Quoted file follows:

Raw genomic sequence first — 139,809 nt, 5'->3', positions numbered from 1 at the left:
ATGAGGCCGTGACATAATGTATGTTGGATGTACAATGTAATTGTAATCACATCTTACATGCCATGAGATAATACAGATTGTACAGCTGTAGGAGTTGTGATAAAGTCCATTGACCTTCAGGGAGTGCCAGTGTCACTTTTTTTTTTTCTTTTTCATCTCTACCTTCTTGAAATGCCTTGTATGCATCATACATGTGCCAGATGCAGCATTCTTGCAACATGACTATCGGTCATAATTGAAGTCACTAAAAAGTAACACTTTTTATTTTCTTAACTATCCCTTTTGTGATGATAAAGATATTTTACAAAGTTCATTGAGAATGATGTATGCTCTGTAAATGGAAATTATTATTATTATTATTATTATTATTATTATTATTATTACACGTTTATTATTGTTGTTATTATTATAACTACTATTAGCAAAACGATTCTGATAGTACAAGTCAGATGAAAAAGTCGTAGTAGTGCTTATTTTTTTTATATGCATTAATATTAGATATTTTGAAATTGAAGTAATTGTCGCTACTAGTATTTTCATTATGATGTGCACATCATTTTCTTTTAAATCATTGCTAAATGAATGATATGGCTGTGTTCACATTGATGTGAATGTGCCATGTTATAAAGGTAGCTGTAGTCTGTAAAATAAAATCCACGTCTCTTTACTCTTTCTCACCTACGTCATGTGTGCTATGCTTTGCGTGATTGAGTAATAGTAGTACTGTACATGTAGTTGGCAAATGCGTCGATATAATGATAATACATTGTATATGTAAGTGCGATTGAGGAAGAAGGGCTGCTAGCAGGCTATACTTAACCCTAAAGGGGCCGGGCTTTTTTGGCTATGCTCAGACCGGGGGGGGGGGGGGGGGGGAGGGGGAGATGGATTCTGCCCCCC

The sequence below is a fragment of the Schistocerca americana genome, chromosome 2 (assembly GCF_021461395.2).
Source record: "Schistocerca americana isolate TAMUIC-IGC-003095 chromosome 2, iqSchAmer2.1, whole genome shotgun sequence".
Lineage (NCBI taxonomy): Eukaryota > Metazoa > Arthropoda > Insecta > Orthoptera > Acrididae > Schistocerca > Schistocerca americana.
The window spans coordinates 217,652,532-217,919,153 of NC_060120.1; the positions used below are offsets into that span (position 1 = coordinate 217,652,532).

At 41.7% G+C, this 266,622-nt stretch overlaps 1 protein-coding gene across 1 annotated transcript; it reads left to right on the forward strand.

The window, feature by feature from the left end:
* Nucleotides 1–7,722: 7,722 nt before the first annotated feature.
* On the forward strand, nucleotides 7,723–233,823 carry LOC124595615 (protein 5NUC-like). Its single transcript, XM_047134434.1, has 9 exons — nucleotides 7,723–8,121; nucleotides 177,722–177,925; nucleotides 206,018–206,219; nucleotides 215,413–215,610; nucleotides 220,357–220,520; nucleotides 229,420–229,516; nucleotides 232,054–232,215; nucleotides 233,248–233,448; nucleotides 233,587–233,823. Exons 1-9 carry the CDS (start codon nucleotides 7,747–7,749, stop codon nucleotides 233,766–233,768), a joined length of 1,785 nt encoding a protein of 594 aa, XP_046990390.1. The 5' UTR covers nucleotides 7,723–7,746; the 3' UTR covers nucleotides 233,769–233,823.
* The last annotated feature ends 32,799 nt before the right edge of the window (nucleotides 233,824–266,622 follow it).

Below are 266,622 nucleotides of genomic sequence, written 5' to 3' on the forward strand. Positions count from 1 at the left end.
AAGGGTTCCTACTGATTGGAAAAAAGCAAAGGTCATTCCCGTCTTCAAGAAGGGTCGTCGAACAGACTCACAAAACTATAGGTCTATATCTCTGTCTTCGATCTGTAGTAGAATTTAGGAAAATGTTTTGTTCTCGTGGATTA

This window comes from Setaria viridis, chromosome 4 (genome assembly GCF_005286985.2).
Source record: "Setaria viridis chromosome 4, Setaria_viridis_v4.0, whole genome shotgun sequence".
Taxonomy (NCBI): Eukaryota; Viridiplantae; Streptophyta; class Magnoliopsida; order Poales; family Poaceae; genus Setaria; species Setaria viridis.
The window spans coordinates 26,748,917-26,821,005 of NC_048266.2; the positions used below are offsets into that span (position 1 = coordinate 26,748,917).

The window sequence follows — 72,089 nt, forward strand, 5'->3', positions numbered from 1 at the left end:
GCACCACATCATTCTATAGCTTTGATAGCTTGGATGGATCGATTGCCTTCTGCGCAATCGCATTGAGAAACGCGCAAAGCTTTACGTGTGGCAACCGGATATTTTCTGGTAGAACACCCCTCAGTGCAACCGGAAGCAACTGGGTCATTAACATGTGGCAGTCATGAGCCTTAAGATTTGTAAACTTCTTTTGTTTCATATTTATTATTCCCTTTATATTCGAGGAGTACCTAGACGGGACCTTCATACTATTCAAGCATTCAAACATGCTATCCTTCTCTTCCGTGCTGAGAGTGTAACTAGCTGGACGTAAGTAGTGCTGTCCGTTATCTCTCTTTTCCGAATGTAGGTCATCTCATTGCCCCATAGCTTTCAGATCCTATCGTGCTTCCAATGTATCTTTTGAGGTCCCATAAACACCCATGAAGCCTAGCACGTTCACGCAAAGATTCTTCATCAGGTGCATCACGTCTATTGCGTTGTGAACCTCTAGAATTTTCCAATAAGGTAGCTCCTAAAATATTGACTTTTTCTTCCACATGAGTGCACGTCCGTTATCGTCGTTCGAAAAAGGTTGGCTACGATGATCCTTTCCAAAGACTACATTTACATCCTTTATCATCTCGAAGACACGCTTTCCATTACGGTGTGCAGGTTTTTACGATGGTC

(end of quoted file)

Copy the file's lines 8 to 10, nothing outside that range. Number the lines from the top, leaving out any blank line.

The window, feature by feature from the left end:
* Nucleotides 1–7,722: 7,722 nt before the first annotated feature.
* On the forward strand, nucleotides 7,723–233,823 carry LOC124595615 (protein 5NUC-like). Its single transcript, XM_047134434.1, has 9 exons — nucleotides 7,723–8,121; nucleotides 177,722–177,925; nucleotides 206,018–206,219; nucleotides 215,413–215,610; nucleotides 220,357–220,520; nucleotides 229,420–229,516; nucleotides 232,054–232,215; nucleotides 233,248–233,448; nucleotides 233,587–233,823. Exons 1-9 carry the CDS (start codon nucleotides 7,747–7,749, stop codon nucleotides 233,766–233,768), a joined length of 1,785 nt encoding a protein of 594 aa, XP_046990390.1. The 5' UTR covers nucleotides 7,723–7,746; the 3' UTR covers nucleotides 233,769–233,823.